historic scenery with a bit of exercise. The tour begins on Centre
Street, just east of the docks, at the depot of Floridaís first
cross-state railroad. A detailed itinerary, including descriptions
of historic sites, is available at the Amelia Island Tourist Development
Council, 800-226-3542 or 904-277-0717, 102 Centre St., Fernandina
Beach, FL 32035.
Amelia Island Plantation,
800-874-6878 or 904-261-6161, a 1,250-acre environmentally sensitive
resort on A1A near the islandís southern tip, has more than
10 miles of hiking and jogging trails through uplands, dunes and marshes.
St. Marys River
State Forest has about 15 miles
of trails in northeastern Nassau County, along the St. Marys River
and the Florida-Georgia border.
East of Jacksonville, straddling the Nassau-Duval County line,
Cary State Forest, 904-693-5055,
has 18 miles of marked forest trails. The best time to see some of
the forest's wildlife (deer and raccoons to wild hogs and, occasionally,
a black bear) is near sunrise or sunset. Maps are available by calling
or writing the forest office, 8719 W. Beaver St., Jacksonville, 32220.
Talbot Island State Park,904-251-2320,
has bluffs carved by erosion, a do-it-yourself trail along 11 miles
of primitive beach and five other marked trails through dunes, salt
marshes, tidal creeks, and prairies.
Talbot Island State Park, 904-251-2320,
a bird metropolis, has some five miles of beaches and a 4.1-mile hiking
Fort George Island
State Cultural Site, 904-251-2323,
offers a 4.4-mile trail through shell mounds to the summit (again,
itís all of 65 feet above sea level) of Mount Cornelia. For
maps or more information on the Talbot Island parks, call or write
to 12157 Heckshire Drive, Jacksonville, FL 32233. If you want to know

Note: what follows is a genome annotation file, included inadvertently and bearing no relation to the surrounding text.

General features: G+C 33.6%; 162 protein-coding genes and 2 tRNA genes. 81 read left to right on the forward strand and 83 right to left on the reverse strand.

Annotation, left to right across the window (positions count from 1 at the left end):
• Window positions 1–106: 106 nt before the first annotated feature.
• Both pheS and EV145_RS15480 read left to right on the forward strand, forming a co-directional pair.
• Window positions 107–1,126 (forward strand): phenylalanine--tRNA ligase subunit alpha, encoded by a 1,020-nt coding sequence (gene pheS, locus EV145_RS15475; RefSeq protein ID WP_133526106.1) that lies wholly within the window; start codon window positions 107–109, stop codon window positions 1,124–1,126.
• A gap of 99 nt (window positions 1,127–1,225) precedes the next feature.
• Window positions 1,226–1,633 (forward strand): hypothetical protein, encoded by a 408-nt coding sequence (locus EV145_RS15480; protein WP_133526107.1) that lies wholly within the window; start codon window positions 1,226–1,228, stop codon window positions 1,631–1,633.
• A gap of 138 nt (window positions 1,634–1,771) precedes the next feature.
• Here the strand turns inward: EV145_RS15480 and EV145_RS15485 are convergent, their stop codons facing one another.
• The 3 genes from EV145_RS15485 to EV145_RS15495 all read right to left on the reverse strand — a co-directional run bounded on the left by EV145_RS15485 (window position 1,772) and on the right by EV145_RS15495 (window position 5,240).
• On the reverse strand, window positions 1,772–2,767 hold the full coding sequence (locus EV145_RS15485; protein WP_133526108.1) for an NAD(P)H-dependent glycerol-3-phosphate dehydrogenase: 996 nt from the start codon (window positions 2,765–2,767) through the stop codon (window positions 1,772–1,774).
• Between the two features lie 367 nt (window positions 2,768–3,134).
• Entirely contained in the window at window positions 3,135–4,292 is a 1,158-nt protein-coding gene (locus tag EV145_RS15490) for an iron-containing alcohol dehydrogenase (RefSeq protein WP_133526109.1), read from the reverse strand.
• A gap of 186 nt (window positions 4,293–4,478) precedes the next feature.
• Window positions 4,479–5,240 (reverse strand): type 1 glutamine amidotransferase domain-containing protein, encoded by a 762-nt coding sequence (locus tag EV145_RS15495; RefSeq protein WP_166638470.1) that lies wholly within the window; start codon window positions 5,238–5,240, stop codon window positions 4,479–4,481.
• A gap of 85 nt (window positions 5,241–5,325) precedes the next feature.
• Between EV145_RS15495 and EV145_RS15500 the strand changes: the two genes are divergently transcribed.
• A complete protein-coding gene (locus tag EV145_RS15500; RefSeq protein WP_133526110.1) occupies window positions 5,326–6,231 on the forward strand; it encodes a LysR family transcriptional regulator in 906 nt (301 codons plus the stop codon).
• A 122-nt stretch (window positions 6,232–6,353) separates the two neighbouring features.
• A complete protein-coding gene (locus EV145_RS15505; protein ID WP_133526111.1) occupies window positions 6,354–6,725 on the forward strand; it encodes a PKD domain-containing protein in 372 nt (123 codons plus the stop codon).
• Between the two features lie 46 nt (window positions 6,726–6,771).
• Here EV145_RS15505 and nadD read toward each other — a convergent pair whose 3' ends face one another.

more about the Fort George Island park, call or write to 11676 Palmetto
Ave., Fort George Island, FL 32232.
Jennings State Forest,
904-693-5055, is a spot where you can improvise along several miles
of unimproved roads. Scenics include dome swamps, black water streams,
ravines and the scores of mammal, reptile and bird species that are
common to North Florida. For maps and additional information, call
or write to the Division of Forestry, 8719 W. Beaver St., Jacksonville,
Head Branch State Park, 904-473-4701,
has four marked trails that total about 1 mile one-way. They pass
sandhills, a steep ravine, springs, lush vegetation and an old mill.
The park (6239 Highway 21, Keystone Heights, FL 32356) is in Clay
County. The park also has a 3.2-mile section of the Florida National
Welaka State Forest,
904-467-2388 (P.O. Box 174, Welaka FL 32193-0174), has several trails
that weave through a mosaic of wetlands, hammocks, flatwoods, sandhills
and bayheads. Trails can be tackled individually (.6 miles to 4 miles)
or combined for 12 miles of hiking
River State Park,
904-825-5071 (2690 South Ponte Vedra Blvd., Ponte Vedra Beach, FL
32082), has nine miles of old service roads between the Intracoastal
Waterway and the Atlantic..
Green Cove Springs
The Bayard Point
Conservation Area, located on the
St. Johns River just east of Green Cove Springs, has 18 miles of trails
along the river and inland.